Whose Survival? Mad Max: Fury Road and Two Forms of Human Adaptation


Judging by what I read about the new Brad Bird film Tomorrowland, he and I share a general distaste for apocalyptic pessimism. Where we appear to separate is in the way that Bird’s apparently future-oriented optimism is more directed toward the past, reveling in retrograde utopias planned and built by/for scientific experts. But for me calls for blind optimism are almost as wearisome as stark nihilism. Mad Mad: Fury Road surprised me in that it ended up avoiding both traps.

After setting up a world of absolute environmental degradation, a rot so deep it contaminates human beings’ bodies, it offers the audience a utopian escape as bate. Roughly following the plot of a high-octane Book of Exodus, Fury Road gives us a Moses in Imperator Furiosa, an Egypt built on slavery and profane religion in the Citadel, and the light of a Promised Land in the distance. All at once, however, the film snuffs out that utopian spark and presents our protagonists with a remarkable choice: flee the world into oblivion or return to overthrow the Citadel and put its parasitism to death.

This parasitism manifests most obviously in a patriarchal form, as women in the Citadel function almost as pure property, comparable to the pigs milling underground in Beyond Thunderdome. But their subjugation is not the only one, and the film dedicates a large portion of its plot to the redemption of a War Boy, Nux, to illustrate this point. Women are hooked up to milking machines like livestock and interred in bank vaults, their bodies treated as little more than machines for biological and social reproduction. Why Imperator Furiosa is an exception to this rule is unclear, though her status as a janissary kidnapping victim/favoured slave might explain it.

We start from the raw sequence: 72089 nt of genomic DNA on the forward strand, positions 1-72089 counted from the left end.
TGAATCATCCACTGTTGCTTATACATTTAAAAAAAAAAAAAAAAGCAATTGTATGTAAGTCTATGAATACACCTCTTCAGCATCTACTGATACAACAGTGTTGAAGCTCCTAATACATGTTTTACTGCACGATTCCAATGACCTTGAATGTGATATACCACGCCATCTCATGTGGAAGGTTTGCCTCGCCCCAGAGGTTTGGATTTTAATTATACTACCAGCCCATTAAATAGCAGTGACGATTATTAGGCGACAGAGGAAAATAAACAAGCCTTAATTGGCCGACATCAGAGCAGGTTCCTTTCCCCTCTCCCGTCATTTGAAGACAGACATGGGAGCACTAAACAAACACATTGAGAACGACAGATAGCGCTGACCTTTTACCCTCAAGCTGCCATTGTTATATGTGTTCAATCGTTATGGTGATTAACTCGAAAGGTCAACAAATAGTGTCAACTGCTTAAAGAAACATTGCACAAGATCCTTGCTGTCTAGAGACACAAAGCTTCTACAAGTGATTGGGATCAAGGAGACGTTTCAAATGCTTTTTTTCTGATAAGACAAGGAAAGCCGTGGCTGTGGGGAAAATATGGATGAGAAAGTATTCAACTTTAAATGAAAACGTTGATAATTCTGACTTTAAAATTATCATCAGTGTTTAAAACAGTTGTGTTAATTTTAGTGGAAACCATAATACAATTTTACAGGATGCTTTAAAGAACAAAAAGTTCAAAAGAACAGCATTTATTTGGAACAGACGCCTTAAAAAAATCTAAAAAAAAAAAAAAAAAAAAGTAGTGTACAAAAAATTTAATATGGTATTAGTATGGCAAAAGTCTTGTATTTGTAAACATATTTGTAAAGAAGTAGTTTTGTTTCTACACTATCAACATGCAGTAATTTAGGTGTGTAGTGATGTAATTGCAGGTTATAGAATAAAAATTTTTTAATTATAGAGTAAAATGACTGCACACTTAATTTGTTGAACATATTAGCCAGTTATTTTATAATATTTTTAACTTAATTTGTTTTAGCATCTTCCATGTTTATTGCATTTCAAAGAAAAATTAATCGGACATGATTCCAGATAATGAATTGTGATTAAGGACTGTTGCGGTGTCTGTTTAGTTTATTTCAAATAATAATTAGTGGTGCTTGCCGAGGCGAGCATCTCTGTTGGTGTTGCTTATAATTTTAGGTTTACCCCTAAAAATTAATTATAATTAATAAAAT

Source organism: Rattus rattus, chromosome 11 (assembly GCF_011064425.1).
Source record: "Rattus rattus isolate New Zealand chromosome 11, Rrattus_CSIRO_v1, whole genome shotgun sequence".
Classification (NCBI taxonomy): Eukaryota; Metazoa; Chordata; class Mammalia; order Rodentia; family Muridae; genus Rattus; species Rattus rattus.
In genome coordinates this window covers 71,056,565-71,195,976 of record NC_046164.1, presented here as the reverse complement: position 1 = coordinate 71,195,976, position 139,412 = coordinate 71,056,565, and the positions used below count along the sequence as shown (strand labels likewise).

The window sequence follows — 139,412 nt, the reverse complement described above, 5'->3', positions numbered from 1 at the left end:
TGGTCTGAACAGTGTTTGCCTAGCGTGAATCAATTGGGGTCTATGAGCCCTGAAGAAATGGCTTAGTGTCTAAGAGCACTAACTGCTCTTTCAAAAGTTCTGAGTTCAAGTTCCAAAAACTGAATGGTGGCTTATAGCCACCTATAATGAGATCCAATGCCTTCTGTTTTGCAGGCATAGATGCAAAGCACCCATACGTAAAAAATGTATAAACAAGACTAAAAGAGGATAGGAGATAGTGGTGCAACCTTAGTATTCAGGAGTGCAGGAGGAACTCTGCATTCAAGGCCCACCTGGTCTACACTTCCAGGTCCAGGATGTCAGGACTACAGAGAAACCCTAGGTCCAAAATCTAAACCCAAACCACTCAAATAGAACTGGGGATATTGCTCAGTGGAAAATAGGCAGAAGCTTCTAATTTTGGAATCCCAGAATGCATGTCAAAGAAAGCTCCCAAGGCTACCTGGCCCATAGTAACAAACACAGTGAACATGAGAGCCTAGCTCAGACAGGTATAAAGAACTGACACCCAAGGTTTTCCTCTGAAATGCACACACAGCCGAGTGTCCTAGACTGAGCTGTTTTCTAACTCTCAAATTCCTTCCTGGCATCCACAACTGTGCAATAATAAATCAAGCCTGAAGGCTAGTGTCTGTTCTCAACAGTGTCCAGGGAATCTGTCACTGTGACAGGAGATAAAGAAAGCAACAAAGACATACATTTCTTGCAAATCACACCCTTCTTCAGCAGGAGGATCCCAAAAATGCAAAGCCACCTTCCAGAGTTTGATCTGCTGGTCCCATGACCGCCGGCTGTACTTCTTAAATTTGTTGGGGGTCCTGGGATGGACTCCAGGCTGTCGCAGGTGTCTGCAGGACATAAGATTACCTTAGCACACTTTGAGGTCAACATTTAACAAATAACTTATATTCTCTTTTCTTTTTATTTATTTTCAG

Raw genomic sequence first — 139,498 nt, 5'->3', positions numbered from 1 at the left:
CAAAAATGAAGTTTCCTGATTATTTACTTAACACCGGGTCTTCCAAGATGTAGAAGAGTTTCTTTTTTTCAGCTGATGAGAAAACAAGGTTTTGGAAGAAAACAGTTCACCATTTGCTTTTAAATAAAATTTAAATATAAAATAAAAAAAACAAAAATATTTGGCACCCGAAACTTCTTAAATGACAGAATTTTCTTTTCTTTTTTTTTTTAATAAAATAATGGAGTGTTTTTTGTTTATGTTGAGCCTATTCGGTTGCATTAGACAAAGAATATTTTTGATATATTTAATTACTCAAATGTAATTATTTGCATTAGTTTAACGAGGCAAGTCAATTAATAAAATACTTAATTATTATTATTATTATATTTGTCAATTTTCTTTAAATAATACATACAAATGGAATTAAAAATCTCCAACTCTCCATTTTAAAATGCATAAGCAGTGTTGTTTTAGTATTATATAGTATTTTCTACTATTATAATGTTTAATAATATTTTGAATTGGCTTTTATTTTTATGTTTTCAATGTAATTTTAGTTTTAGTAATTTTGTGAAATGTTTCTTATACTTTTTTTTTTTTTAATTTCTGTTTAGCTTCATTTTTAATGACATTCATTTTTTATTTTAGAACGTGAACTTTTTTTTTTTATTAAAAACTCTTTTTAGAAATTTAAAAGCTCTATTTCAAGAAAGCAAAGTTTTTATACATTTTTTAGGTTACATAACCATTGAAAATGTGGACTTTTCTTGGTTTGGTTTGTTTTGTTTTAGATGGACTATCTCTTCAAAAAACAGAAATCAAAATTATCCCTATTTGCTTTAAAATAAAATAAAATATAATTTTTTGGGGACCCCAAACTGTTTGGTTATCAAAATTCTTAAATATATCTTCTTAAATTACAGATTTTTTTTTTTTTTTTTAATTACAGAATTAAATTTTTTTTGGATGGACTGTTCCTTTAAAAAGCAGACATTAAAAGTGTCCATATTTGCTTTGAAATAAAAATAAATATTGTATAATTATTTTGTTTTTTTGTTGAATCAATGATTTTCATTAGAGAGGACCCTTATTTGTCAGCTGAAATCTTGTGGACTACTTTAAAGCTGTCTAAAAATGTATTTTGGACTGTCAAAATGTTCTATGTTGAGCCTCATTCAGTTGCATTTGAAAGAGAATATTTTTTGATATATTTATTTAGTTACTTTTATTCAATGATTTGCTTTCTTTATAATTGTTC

Stopping there, however, would leave out the other important social group that resides in the Citadel, namely the War Boys. Their muscles provide the energy that keeps the Citadel’s machinery running, especially the symbolic lift that separates the two worlds. Promised glory and a redemptive afterlife as compensation for absolute obedience and their shortened “half-lives,” the War Boys are subjected body and soul to the parasite just as the women are, albeit to differing degrees and effects. Because their bodies are perceived as more dangerous than the women’s, the men are indoctrinated, at least treated to the illusion of Valhalla and integrated into the ideological and military power of the Citadel rather than just being its chattel. All the same, Nux and his comrades are nothing more than war fodder in the end, far more accessories to their muscular vehicles than actual human beings. After all, when the political cartoon caricature of a capitalist, the People Eater, counts the cost of their expedition to reclaim Immortan Joe’s “property,” he has no room on the bottom line for the War Boys caught under the wheels of their own chariots. All the while, of course, the expendable masses teem below looking for drops of water; little bits of survival, dispensed for the sole purpose, it seems, of giving Joe an army of abject subjects at his mercy. All of these modes of exploitation and oppression are qualitatively different, but those who struggle struggle against a common dehumanizing foe, personified by Joe and his army of machines.